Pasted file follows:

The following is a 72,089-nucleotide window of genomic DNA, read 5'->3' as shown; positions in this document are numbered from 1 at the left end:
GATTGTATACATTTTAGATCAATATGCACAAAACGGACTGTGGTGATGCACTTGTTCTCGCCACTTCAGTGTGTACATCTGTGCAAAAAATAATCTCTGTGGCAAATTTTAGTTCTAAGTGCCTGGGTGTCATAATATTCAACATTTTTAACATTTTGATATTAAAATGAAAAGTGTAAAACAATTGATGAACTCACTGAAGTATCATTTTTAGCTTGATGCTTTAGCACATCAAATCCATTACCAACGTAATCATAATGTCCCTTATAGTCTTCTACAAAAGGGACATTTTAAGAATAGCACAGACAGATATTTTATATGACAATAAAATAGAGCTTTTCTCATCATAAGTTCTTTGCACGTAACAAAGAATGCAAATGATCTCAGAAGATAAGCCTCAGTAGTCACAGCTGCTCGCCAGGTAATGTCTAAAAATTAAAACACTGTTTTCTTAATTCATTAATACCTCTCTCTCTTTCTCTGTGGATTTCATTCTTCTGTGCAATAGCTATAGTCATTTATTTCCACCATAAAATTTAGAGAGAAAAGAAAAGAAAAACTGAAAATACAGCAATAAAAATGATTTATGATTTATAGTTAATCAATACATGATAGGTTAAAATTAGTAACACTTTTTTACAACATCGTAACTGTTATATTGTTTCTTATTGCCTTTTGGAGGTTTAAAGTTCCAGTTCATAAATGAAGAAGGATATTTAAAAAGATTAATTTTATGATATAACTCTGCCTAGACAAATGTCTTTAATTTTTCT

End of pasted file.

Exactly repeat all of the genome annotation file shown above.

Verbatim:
The following is a 72,089-nucleotide window of genomic DNA, read 5'->3' as shown; positions in this document are numbered from 1 at the left end:
GATTGTATACATTTTAGATCAATATGCACAAAACGGACTGTGGTGATGCACTTGTTCTCGCCACTTCAGTGTGTACATCTGTGCAAAAAATAATCTCTGTGGCAAATTTTAGTTCTAAGTGCCTGGGTGTCATAATATTCAACATTTTTAACATTTTGATATTAAAATGAAAAGTGTAAAACAATTGATGAACTCACTGAAGTATCATTTTTAGCTTGATGCTTTAGCACATCAAATCCATTACCAACGTAATCATAATGTCCCTTATAGTCTTCTACAAAAGGGACATTTTAAGAATAGCACAGACAGATATTTTATATGACAATAAAATAGAGCTTTTCTCATCATAAGTTCTTTGCACGTAACAAAGAATGCAAATGATCTCAGAAGATAAGCCTCAGTAGTCACAGCTGCTCGCCAGGTAATGTCTAAAAATTAAAACACTGTTTTCTTAATTCATTAATACCTCTCTCTCTTTCTCTGTGGATTTCATTCTTCTGTGCAATAGCTATAGTCATTTATTTCCACCATAAAATTTAGAGAGAAAAGAAAAGAAAAACTGAAAATACAGCAATAAAAATGATTTATGATTTATAGTTAATCAATACATGATAGGTTAAAATTAGTAACACTTTTTTACAACATCGTAACTGTTATATTGTTTCTTATTGCCTTTTGGAGGTTTAAAGTTCCAGTTCATAAATGAAGAAGGATATTTAAAAAGATTAATTTTATGATATAACTCTGCCTAGACAAATGTCTTTAATTTTTCT